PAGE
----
Not long after the start of the school year in 2017, Cal Poly students were already evacuating from their residence halls. A fire was burning near The Cal Poly P.

But the fire stopped before it hit the residence halls thanks in part to Cal Poly’s goats.

Cal Poly’s goats graze on campus for numerous reasons, one of which is to create a firebreak as a buffer, giving defensible space in case a fire threatens the school, according to animal science lecturer Beth Reynolds. Reynolds manages the Sheep Unit and Goat Enterprise.

The main breed of Cal Poly’s goats is Kiko, Reynolds said. The goats are selected for being healthy, good moms and good eaters.

Dairy goats would “almost be starving” if put into these goats’ situation, according to Reynolds. Cal Poly’s goats, which are meat goats, are aggressive foragers, meaning they go after food, she said. 

There are currently around 50 goats at Cal Poly, according to Reynolds. Most of them are female, and around 50 more goats will be born in February.

Many students work with the goats, including the goat section of Animal Production and Management Enterprise (ASCI 290). 

Animal science senior Monica Folgar has served as a student manager for Cal Poly’s Sheep Unit, which includes goats, for three years. 

“I think having sheep and goats provide that stepping stone to helping other students develop and build more confidence in working with livestock,” Folgar said. 

Most of the goats have names, usually tied to the way they look or behave, according to Reynolds. 

One goat, Donkey, is named for having the coloring and coat of a donkey, Folgar said. Another, named Quad Mom, produces quadruplets every year, and a third, Speckles, is spotted, according to Folgar. 

“I really enjoy their different personalities and different cliques that they have within the herd,” Folgar said.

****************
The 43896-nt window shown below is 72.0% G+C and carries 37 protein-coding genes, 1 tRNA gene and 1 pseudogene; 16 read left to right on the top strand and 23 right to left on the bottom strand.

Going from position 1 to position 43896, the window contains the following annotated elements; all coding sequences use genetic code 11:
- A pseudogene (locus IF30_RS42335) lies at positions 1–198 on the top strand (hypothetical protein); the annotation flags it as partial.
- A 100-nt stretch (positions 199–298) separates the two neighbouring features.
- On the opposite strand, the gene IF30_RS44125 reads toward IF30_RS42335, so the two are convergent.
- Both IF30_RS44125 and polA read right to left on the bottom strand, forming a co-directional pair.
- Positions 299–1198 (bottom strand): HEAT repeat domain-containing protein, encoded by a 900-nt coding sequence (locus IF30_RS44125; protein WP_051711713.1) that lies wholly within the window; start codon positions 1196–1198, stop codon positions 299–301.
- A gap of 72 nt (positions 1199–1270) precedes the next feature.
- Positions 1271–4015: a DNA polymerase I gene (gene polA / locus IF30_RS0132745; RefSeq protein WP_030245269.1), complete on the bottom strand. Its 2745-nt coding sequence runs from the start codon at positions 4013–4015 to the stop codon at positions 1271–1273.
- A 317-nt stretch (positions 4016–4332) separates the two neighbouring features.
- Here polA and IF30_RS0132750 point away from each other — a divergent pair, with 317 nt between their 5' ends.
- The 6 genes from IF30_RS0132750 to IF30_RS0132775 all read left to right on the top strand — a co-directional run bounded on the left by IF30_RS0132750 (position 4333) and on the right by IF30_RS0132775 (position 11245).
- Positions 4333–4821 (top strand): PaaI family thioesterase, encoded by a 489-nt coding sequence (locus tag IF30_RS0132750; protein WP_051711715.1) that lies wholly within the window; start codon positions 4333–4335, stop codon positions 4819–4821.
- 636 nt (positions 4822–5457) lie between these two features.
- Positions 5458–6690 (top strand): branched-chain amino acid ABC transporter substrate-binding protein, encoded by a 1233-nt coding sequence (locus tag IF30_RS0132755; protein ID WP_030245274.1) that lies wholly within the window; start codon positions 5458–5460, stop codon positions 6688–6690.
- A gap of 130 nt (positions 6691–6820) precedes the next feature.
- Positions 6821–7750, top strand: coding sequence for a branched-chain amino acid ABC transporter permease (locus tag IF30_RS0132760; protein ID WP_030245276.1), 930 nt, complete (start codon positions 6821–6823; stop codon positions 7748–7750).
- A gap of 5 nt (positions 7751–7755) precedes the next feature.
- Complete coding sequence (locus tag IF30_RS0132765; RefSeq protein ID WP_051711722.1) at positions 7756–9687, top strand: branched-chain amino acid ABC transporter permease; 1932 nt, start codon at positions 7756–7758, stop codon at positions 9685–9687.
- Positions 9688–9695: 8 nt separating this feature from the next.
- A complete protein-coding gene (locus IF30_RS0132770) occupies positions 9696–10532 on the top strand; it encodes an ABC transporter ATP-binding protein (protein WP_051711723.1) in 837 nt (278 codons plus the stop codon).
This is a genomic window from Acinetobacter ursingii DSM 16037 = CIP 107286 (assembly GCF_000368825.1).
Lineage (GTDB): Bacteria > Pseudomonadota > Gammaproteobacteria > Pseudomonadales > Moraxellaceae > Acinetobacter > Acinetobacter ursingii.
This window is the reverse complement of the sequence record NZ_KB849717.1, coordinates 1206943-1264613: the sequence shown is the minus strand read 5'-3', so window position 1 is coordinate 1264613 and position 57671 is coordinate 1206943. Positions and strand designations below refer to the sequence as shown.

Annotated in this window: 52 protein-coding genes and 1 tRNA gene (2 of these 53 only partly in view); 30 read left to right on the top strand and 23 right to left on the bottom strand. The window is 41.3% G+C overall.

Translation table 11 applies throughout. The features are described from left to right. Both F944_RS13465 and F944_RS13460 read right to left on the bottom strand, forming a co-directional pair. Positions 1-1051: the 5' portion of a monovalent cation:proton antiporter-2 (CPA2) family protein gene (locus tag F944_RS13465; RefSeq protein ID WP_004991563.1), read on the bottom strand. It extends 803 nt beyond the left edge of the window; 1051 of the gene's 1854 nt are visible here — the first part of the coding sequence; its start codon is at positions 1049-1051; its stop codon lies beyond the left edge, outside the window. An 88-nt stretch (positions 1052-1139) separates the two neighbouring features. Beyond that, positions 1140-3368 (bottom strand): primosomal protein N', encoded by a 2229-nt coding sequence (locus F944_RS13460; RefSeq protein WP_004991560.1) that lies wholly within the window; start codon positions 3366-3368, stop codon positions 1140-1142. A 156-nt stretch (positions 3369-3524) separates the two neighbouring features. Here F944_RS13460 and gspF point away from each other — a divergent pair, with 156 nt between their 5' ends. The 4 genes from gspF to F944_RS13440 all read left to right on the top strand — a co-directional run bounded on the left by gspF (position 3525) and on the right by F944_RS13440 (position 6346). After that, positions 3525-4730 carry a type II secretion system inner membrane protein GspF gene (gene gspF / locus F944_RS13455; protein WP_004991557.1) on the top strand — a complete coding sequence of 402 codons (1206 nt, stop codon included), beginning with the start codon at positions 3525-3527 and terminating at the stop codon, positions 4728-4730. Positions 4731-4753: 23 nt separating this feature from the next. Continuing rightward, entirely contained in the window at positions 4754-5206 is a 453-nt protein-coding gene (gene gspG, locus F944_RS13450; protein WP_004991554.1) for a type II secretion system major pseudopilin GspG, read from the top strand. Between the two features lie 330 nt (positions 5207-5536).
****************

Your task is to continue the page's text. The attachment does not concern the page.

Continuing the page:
Video by Lauren Brown

The firebreak

Using goats for fire prevention is not unique to Cal Poly

“I think it’s becoming more common practice,” animal science sophomore and Sheep Unit student manager Georgia Jellen said. “There are a lot of different larger operations with thousands of animals that are going through larger areas.”

In October, the Ronald Reagan Presidential Library in Simi Valley was threatened by a fire, but saved in part by a firebreak created by goats, according to USA Today. And more than a thousand goats work to help prevent wildfires in Laguna Beach, according to ABC News. 

“I think every time there’s a really big fire event that people start to think about it some more,” Marti Witter, a fire ecologist with the National Park Service, said about using goats. 

But she said people need to understand success with goats depends on what people want the goats to eat. The goats know what they want to eat, but it is not necessarily the plants people want them to eat, according to Witter. 

Witter said goats do a great job is in mature chaparral, which can be found at Cal Poly, with a dense understory that they thin out below, leaving a canopy.

Currently, the Cal Poly firebreak goes from around the Avila House to the back of Poly Canyon Village, according to Reynolds.

“Right along the backside of the residence areas — PCV, Cerro, the dorms — is this huge hill with a huge amount of fuel. So that’s really important,” Jellen said.